On passing along the borders of the lake, however, another phenomenon was observed that seemed to contradict this hypothesis, or to indicate that the change of level had been the other way. This was the existence of the stumps of large trees, evidently in the position where they had grown, but at this time standing in the water. And again, a living witness was found to corroborate the testimony of the stumps, in the person of an old resident who tells of the willows growing far out on what is now a shallow in the lake, and forming a haunt that the deer used to frequent in the years when this country was first settled.
That summer (1878), a new trestle was built across the head of the lake for the Chicago and West Michigan Railroad. In building it piles were driven and sawed off beneath the surface of the water for the bottom sill of each bent to rest upon, but before the next spring these piles began to lift their heads out of the water, and, before the summer of 1879 had passed, the sills that rested on them were lifted from ten to fourteen inches above the water-level. During the summer of 1879 an iron swing-bridge was built across the mouth of White River, at the head of the lake, and, as a foundation for the turn-table, a bed of piling was driven in the center of the channel, which was sawed off at a considerable depth below the surface of the water. On this piling a platform of lumber was built, so that its surface, when completed, was at a depth of some six inches below the surface of the water, and on that a tower of stone-work was built for the turn-table to rest on. As the lake was considered to be at a low level at this time, it was supposed that this platform would be perpetually under water; but the bridge was not yet completed when it began to rise above the surface, and, by the next spring, it was some eight inches above the water-level. At this point, however, the water again began to rise, and at present this platform is again under water.
Another matter must now claim our attention, that speaks of a time somewhat more remote; but first, perhaps, it will be as well to glance briefly at the immediate border of Lake Michigan. Here, along the border of the low-lying, sandy country, there is generally a strip, varying from a few rods to half a mile or more in width, on which the sand has been piled up by the wind into dunes. Here the surface of the ground is fantastically irregular. Sharp crests, gorges, valleys, and crater-like depressions abound everywhere, and the whole is generally covered with forest and filled in with a rank undergrowth. In places, however, especially at the foot of the river-lakes, the sand is yet without vegetation, except here and there, on some sheltered slope, a few bunches of beach-grass or a stunted shrub; white and shining, its surface rippled by the wind, and traced at times with the strangely varied tracks of insects, birds, small creatures from the neighboring woods, turtles from the water, and, most numerous of all, the mimic tracks made by light objects that are moved along by the wind, such a scene is in itself a study for a naturalist.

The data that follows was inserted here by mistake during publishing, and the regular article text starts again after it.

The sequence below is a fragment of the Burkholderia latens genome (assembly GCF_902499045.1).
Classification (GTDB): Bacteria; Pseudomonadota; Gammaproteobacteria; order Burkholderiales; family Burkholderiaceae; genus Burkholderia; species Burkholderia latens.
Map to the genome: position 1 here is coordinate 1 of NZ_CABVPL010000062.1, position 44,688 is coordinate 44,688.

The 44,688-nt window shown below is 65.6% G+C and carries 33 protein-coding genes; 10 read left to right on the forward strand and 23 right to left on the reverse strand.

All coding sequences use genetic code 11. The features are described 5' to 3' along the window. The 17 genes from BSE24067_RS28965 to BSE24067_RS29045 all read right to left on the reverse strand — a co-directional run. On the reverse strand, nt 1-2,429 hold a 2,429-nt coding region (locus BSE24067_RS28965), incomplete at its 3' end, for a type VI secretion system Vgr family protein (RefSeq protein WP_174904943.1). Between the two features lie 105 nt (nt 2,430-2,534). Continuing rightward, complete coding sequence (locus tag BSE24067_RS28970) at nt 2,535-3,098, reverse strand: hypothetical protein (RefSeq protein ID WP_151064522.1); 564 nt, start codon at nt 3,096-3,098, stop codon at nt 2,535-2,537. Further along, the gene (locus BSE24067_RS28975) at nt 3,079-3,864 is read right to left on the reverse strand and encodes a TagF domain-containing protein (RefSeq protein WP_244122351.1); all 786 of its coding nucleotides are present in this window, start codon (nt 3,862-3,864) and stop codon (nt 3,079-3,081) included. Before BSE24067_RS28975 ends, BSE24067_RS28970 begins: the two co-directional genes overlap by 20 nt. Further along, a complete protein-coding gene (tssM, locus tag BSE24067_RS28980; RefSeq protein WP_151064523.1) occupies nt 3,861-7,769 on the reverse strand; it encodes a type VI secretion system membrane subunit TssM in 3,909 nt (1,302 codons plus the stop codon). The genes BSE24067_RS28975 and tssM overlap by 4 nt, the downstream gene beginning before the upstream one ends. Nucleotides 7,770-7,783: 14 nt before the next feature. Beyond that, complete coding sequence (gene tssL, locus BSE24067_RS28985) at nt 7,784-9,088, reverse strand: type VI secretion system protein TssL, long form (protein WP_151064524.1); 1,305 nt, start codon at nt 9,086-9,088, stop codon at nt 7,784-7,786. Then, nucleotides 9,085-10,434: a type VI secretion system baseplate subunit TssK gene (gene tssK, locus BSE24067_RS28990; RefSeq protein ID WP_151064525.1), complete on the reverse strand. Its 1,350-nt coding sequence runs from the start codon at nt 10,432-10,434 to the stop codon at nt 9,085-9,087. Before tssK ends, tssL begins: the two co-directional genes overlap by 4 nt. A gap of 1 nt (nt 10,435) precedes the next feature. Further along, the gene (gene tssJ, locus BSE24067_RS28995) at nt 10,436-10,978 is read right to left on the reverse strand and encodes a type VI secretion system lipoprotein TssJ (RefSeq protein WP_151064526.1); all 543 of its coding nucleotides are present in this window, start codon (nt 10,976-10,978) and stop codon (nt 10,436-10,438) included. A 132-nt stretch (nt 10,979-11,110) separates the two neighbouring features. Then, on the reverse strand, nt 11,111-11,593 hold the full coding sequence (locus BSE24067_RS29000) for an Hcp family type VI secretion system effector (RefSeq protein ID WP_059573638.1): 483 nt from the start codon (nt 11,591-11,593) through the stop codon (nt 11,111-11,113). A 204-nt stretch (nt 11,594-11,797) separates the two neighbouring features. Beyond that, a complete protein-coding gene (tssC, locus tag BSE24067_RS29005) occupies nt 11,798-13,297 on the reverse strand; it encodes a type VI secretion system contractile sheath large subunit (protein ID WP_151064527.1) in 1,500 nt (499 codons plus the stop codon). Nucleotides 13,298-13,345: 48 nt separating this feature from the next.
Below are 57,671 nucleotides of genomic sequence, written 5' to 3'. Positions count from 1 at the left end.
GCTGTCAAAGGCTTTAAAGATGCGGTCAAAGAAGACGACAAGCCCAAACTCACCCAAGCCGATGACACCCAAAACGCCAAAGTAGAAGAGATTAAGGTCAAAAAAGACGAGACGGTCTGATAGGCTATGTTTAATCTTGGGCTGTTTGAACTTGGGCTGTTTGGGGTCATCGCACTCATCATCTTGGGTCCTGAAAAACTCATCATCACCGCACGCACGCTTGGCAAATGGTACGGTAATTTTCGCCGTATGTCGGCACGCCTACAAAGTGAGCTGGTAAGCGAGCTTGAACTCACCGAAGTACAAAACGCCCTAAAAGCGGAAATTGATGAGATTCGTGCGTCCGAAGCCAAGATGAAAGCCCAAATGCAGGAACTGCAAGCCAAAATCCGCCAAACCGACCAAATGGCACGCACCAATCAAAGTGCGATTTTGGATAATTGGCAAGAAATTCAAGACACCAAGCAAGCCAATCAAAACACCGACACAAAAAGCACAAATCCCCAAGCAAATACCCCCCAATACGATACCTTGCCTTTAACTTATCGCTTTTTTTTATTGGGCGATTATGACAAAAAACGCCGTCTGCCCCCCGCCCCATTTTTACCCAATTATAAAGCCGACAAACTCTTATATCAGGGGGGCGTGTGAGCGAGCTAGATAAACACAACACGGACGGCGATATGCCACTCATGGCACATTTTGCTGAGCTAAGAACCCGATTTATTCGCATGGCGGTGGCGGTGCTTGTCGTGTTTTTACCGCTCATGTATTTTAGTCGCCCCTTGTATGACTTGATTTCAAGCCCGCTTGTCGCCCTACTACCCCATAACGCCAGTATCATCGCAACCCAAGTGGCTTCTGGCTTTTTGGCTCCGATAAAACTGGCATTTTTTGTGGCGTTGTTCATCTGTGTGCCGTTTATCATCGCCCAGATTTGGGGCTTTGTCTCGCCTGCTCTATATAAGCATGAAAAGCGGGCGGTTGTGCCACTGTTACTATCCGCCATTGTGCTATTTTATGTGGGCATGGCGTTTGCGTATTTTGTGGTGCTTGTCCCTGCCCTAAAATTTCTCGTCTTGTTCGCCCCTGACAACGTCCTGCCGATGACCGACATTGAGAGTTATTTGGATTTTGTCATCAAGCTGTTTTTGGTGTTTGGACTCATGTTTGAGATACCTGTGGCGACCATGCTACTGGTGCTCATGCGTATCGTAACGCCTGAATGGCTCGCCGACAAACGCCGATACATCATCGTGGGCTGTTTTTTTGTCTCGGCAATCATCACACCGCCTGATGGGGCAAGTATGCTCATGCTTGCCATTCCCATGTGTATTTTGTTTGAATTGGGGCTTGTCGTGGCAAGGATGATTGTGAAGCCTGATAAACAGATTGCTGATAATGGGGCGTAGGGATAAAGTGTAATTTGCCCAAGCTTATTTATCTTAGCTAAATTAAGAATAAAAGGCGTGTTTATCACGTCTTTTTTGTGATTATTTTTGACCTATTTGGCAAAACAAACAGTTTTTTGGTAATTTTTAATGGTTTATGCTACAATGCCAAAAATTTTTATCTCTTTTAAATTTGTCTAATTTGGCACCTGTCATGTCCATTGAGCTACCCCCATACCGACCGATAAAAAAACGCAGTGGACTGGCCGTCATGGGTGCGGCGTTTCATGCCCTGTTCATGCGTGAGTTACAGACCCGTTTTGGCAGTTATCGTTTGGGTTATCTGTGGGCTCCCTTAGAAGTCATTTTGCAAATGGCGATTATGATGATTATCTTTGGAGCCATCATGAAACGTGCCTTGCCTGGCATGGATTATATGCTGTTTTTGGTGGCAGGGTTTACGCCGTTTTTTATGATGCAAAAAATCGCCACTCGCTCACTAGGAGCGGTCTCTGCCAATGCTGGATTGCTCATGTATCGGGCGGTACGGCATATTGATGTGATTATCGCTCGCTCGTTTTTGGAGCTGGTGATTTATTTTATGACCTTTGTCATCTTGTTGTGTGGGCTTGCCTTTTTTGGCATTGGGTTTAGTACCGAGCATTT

In some places, Lake Michigan is year by year building out the land with fresh deposits of sand, but oftener it is cutting it away with every storm. A reach of coast, extending perhaps a mile and a half southward from the foot of White Lake, is particularly interesting to one who wishes to study the structure of the country. Here, of late years, the lake has been eating away the land. The bluff facing the water is from fifty to one hundred and fifty feet high; sometimes its face is covered from top to bottom with earth that has slid down so as to conceal its structure, at other times this is all swept away and the strata are revealed. At such times an old surface-line of vegetable mold may be seen through the entire extent of the section at a height of from ten to twenty feet above the lake. Above this line all is sand, below it all is a heavy solid earth, of which clay forms the principal part. In the depressions of this line, where channels of drainage in this ancient line of surface may be supposed to be cut across, springs flow out. In one such depression there is a bed of peat, marking the site of an ancient swamp, and near each edge of this bed it is full of timber that has fallen into it when a swamp and there been preserved. Some of this wood seems to be but little changed, while other pieces have almost the color and texture of charcoal. Here we have found elm, oak, and black-ash, the species of which might be recognized as easily as if just from the forest. Some branches had been charred by fire, and altogether the deposit is exactly what we might expect to find in the edge of a Michigan swamp of the present day, with the difference that this has been compacted and hardened by time and pressure and drainage. The clay soil in which this old swamp was situated seems to underlie the sand everywhere in this region at varying depths, but on excavating to it we do not everywhere find the vegetable mold that here marks its surface. From these facts the conviction has grown that here in Western Michigan the condition of things has varied somewhat like this: First succeeding the introduction of the present order of things at the close of the last Glacial epoch, the entire country was at an elevation above Lake Michigan much greater than at present, great enough to drain the bottoms of all these river-lakes which, it should be noticed, are deepest near the great lake, and generally terminate in a swamp at their head, and each of which is elongated in the same general direction as the valley the foot of which it occupies. This condition of things lasted until the configuration of the land had become substantially what it is at present; then a subsidence took place, until all the lower levels of the country were beneath the waters of Lake Michigan. Again the country began to rise, and as the submerged lands were lifted above the water they were covered with sand, exactly as the lake now deposits sand on a retreating coast. When this uplifting reached such a degree that the action of the waves was disturbed by the bottom near the edge of the deep water marking the ancient boundary of the lake, sand-bars would be deposited there as we find them, and these would stretch across the mouths of the submerged river-valleys, and on further uplifting they would separate the waters occupying them from those of the great lake, which, meanwhile, would go on adding more sand to them from without. This is the condition of things existing at present. The changes of level that have brought it about have not been uniform and constant; they may have consisted of a single sinking and rising, but more probably there were many. Even yet we see that the solid seeming earth is sinking and swelling there in a most capricious manner. It is hard to tell to what the present movements are tending even—whether for a long period the land is to remain substantially at its present level, whether it is to rise until the river-lakes are drained and the Western Michigan lake-ports are left stranded inland, or whether the country is to be again submerged. We see, within the memory of those now living there, a variation of level to the extent of six feet at least, and in both directions. Forty years ago the land seems to have been at a higher level than it is at present, and to have continued so long enough to permit the growth of large trees on land since submerged. Then there was a subsidence to an extent of several feet, then an uplift until the waters were below their present level, and at last accounts another subsidence seemed to be in progress. Who can tell us its limits, either as to time of continuance, rapidity, or extent? What is the nature of this movement? There are difficulties in the way of accounting for it that would not exist if Lake Michigan were the ocean. A rising and falling of the land as a whole would include the bed of the lake, and would not produce these changes of relative level. To lift the bed of Lake Michigan, might pour out a part of its contents, and so cause an enormous increase in the volume of the St. Clair, Detroit, and St. Lawrence Rivers, with a corresponding diminution when a subsidence was taking place, the rivers rising as the lake was going down, and falling as the waters of the lake were rising; but this, we believe, has not taken place. Is it a shrinking and swelling of the upper strata of Western Michigan, leaving the deeper strata in which the bed of the lake rests comparatively undisturbed? Is it a rocking of the lake-bed from side to side, one part sinking as another rises? What is the extent of the country through which these movements are felt? These questions, and others relating to the matter, would seem to be of interest. Perhaps, if the Government would take the subject in hand and cause a record to be kept of the waterlevel at all light-houses and life-saving stations, a few years might throw light upon it.